Turkish Prime Minister Tayyip Erdogan, once one of Assad's main allies, said in May "we do not want to see another Hama massacre," and warned the 45-year-old president that it would be hard to contain the consequences if it were repeated.
The Syrian leadership blames "armed terrorist groups" for most killings during the revolt, saying that more than 500 soldiers and security personnel have been killed.
An activist group, Avaaz, said in a report last week that Syrian security forces had killed 1,634 people in the course of their crackdown, while at least 2,918 had disappeared. A further
26,000 had been arrested, many of whom were beaten and tortured, and 12,617 remained in detention, it said.
ASSAULT IN EAST
In the east of the country, Syrian forces began a major assault two days ago in a tribal oil-producing province on the border with Iraq's Sunni heartland.
An activists' group said at least five civilians were killed in the eastern provincial capital of Deir al-Zor on Saturday, the second day of a tank- and helicopter-backed attack on the city.
The group, the Syrian Revolution Coordination Union, said 57 soldiers in Deir al-Zor, including two lieutenants and a captain, had defected to the demonstrators. It said residents had formed local committees and erected makeshift barriers to try to halt the advance of tanks and armored vehicles inside the city.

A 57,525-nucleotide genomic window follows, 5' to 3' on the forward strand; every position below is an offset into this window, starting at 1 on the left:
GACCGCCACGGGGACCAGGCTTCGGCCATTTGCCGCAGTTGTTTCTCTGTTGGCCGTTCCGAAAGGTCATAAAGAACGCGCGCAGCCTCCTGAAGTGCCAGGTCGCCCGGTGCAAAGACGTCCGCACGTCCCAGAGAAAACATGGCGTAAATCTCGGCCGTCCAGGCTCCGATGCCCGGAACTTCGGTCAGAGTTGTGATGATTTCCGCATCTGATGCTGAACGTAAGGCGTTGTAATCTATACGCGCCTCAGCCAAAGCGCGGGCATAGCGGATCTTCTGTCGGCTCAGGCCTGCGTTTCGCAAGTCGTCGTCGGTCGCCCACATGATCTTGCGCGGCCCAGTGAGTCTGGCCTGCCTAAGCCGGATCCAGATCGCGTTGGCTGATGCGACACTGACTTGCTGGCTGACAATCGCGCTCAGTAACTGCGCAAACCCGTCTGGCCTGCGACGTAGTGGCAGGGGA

"More tank columns are heading to Deir al-Zor. By using heavy weapons, security forces are waging war against their own people," the group said in a statement.
The official state news agency said: "Armed groups in Deir al-Zor cut off roads, terrorized citizens and attacked police."
It added: "An exchange of fire occurred. The police forces confronted these armed groups and are still chasing them... The inhabitants of Deir al-Zor have expressed their rejection of these actions which are bad for the homeland."
(Editing by Mark Trevelyan)
We welcome comments that advance the story through relevant opinion, anecdotes, links and data. If you see a comment that you believe is irrelevant or inappropriate, you can flag it to our editors by using the report abuse links. Views expressed in the comments do not represent those of Reuters. For more information on our comment policy, see http://blogs.reuters.com/fulldisclosure/2010/09/27/toward-a-more-thoughtful-conversation-on-stories/
Be the first to comment on reuters.com.
Add yours using the box above.
Social Stream (What's this?)
Back to top
New York Legal
Support & Contact
Advertise With Us
Connect with Reuters
Our Flagship financial information platform incorporating Reuters Insider
An ultra-low latency infrastructure for electric trading and data distribution
A connected approach to governance, risk and compliance
Our next generation legal research platform
Our global tax workstation
About Thomson Reuters
Thomson Reuters is the world's largest international multimedia news agency, providing investing news, world news, business news, technology news, headline news, small business news, news alerts, personal finance, stock market, and mutual funds information available on Reuters.com, video, mobile, and interactive television platforms. Thomson Reuters journalists are subject to an Editorial Handbook which requires fair presentation and disclosure of relevant interests.
NYSE and AMEX quotes delayed by at least 20 minutes. Nasdaq delayed by at least 15 minutes. For a complete list of exchanges and delays, please click here.